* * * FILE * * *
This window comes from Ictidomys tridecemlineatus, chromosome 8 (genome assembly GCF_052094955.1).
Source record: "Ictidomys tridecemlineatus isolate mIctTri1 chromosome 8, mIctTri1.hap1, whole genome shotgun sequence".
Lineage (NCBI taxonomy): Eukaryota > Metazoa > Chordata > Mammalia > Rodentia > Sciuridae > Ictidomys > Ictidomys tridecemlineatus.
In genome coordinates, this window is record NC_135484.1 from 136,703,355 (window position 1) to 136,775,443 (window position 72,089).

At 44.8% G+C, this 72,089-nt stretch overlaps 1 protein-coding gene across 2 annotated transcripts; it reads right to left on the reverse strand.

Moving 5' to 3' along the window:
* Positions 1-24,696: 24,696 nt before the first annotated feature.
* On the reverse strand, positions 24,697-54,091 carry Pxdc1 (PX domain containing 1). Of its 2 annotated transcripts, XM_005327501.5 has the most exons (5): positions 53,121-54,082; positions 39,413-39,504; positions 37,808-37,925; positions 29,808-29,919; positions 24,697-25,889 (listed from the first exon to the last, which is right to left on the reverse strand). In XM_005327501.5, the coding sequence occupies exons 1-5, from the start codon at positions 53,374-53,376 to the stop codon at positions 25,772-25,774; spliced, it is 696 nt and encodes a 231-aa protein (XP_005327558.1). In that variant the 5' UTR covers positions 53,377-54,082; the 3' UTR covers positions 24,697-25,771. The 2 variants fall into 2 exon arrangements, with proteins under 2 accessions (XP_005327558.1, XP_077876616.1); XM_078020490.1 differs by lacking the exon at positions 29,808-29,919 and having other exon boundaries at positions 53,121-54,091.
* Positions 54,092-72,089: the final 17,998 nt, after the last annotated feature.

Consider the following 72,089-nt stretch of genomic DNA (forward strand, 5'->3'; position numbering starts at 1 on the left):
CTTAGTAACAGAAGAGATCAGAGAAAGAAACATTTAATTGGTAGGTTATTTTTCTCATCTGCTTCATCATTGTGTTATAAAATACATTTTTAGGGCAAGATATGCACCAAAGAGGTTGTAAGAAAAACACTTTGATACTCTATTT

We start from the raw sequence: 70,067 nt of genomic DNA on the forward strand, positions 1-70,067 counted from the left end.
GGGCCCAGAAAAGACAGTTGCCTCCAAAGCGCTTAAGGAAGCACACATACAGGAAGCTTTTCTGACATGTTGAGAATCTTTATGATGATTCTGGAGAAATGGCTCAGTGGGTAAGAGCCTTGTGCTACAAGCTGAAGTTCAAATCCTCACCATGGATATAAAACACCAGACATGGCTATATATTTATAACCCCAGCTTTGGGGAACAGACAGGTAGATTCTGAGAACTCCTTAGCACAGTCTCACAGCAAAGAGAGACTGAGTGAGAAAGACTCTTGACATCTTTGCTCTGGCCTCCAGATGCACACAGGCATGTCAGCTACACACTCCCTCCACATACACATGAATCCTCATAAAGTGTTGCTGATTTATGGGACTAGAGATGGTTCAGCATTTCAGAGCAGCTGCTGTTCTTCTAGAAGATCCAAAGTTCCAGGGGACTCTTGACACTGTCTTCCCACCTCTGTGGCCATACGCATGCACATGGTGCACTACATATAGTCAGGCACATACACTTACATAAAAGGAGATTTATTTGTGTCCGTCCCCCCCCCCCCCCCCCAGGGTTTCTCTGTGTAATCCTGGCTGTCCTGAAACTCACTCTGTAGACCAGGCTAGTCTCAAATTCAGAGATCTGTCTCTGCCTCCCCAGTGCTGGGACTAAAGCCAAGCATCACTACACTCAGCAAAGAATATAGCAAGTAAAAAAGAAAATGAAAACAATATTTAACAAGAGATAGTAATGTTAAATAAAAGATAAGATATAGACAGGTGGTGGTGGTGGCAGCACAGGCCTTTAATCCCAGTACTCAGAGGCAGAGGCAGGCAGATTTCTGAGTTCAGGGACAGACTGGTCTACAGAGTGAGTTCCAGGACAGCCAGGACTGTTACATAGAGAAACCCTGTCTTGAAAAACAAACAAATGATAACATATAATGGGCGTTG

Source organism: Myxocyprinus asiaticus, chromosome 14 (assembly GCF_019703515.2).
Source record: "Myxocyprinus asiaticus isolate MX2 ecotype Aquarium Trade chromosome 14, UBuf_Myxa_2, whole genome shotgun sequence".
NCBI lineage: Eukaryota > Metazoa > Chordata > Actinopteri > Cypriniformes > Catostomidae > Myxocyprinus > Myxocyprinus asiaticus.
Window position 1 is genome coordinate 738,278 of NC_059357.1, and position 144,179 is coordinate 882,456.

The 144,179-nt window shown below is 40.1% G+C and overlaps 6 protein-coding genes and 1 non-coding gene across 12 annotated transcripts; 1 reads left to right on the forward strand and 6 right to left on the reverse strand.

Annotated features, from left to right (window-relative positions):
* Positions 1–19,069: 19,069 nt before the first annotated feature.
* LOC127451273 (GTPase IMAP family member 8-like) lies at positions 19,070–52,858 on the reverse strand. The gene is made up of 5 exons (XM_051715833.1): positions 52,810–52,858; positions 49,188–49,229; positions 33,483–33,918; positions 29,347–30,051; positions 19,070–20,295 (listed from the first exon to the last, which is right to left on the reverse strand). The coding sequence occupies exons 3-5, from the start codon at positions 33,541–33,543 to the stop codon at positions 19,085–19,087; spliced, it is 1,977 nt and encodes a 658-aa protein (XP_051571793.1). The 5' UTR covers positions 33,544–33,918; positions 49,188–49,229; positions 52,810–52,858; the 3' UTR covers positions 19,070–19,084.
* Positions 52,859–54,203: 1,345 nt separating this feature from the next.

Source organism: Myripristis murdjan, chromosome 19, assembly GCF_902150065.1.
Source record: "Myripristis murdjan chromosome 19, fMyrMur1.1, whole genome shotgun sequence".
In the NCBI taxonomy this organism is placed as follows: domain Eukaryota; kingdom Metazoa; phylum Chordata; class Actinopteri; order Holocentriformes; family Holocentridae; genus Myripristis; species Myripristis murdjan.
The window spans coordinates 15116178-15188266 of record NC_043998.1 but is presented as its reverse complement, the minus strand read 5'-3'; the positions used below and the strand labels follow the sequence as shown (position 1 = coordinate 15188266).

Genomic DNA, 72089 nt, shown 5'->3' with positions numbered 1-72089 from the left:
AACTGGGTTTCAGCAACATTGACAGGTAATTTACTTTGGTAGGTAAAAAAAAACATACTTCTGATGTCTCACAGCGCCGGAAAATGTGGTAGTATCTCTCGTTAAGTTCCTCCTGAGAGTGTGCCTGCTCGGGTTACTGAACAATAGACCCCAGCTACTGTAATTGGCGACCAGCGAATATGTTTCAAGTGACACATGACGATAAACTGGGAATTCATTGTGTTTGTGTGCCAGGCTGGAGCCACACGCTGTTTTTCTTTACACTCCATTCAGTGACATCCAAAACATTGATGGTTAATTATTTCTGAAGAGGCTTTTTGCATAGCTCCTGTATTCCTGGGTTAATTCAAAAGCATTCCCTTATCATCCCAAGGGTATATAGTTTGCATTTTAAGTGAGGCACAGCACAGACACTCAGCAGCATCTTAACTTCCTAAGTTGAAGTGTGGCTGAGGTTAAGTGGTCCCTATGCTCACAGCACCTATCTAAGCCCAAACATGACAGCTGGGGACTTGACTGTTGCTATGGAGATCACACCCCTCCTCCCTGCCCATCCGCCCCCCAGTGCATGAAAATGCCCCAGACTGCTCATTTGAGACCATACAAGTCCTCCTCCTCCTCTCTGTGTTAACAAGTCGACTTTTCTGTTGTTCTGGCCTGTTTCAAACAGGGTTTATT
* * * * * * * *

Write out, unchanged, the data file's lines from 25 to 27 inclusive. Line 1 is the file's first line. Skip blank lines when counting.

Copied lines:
In the NCBI taxonomy this organism is placed as follows: domain Eukaryota; kingdom Metazoa; phylum Chordata; class Actinopteri; order Holocentriformes; family Holocentridae; genus Myripristis; species Myripristis murdjan.
The window spans coordinates 15116178-15188266 of record NC_043998.1 but is presented as its reverse complement, the minus strand read 5'-3'; the positions used below and the strand labels follow the sequence as shown (position 1 = coordinate 15188266).

Genomic DNA, 72089 nt, shown 5'->3' with positions numbered 1-72089 from the left: